5 June 2013
“Newspapers can write what they like even about me or parliament.”
These are the words attributed to Prime Minister Sibusiso Barnabas Dlamini at a meeting with editors on Thursday May 30, 2013, as reported in daily newspaper Swazi Observer.
However, in a related article about the meeting between the PM and editors in the Swazi Observer on Friday May 31, 2013, it was reported that members of parliament, “like any other citizen… should pay the E10 fee… at the [radio] station so that their issues could be aired as announcements”.
The prime minister, according to the report, “observed that every media, even worldwide, had its own guidelines regulating how it should operate, and those guidelines should be followed by all”.
While the print media, which in reality faces its own challenges of censorship and the more pervasive self-censorship, can, according to the PM, write what it likes about the government, the broadcast media is not so fortunate, in theory or reality.
Article 2.2.2 subsection (iv) of the ministry of information, communication and technology’s public service announcement guidelines for broadcasting says that any announcement “that is negative or does not support the Government’s agenda shall not be allowed”.
In its review of the media in 2012, Swaziland’s chapter of Media Institute of Southern Africa (MISA-Swaziland), a press freedom NGO, noted the many“ restrictive media laws, including the draconian Suppression of Terrorism Act of 2008”.
In addition, MISA reported “the government has invoked the Public Service Announcement (PSA) guidelines to further suppress dissenting voices in the state broadcast media”.
MISA’s review continues: “Little has changed in the broadcast media. The Swaziland Broadcasting and Information Services (SBIS), which controls radio, and Swaziland Television Broadcasting Corporation (STBC), television, remain the two dominant players — the two only players, really.
“They operate with public funds, yet they remain state broadcasters instead of public service broadcasters. Government has PSA guidelines to prevent citizens from airing their views via these state broadcasters. There is one other radio station, the Voice of the Church (VOC), airing mostly religious programmes. And there is a private television station, Channel Swazi, which is on-and-off air due to financial challenges. Neither of these independent broadcasters dare to question the country’s ruling elite or report on them in anything but positive terms.”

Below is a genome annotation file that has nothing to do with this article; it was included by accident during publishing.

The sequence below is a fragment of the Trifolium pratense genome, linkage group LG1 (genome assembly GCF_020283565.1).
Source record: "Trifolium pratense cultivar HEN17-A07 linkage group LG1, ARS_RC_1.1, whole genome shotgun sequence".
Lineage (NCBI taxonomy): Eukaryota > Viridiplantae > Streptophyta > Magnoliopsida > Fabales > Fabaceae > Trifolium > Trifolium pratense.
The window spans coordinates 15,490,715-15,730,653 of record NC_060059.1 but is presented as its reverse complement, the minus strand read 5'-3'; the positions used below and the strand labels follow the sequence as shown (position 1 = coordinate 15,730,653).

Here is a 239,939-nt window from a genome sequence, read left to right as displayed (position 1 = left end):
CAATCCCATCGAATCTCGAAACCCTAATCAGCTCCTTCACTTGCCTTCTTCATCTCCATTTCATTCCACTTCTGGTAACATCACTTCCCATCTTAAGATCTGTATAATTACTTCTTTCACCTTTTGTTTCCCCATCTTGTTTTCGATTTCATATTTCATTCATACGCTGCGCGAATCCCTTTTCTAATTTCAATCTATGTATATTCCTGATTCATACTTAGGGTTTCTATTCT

Not only must radio announcements be in line with government policy, but citizens also need approval from their chiefs before they can make these ‘positive’ announcements. In part, Article 3.2 of the broadcast guidelines says a public service announcement “shall be considered acceptable if it conforms to the following conditions: If it is line with Government Policy” and “If it is authorized by the Chiefs through the Regional Administrator’s office or Deputy Prime Ministers office…”
In a recent media case that put Swaziland in the international spotlight, editor of The Nation magazine Bheki Makhubu was ordered to pay E200,000 ($US21,000) within three days or else go to jail for two years. His crime: writing two articles about judiciary. Makhubu lodged an appeal and is waiting to hear when the case will continue.
This case alone suggests Swaziland has some way to go before media freedom is a reality.
On the same day as the Swazi Observer reported the prime minster’s comments on the media, the rival daily Times of Swaziland reported that the PM “said wayward individuals deserved to be beaten with a man-made sharp weapon (sintjempeza)”.
And click here to read how Swaziland dropped 11 places on Reporters Without Border global media freedom ranking list. The sub-Saharan country is now ranked 155th out of 179 countries.
For comments or queries, please contact:
Vuyisile Hlatshwayo, MISA-Swaziland National Director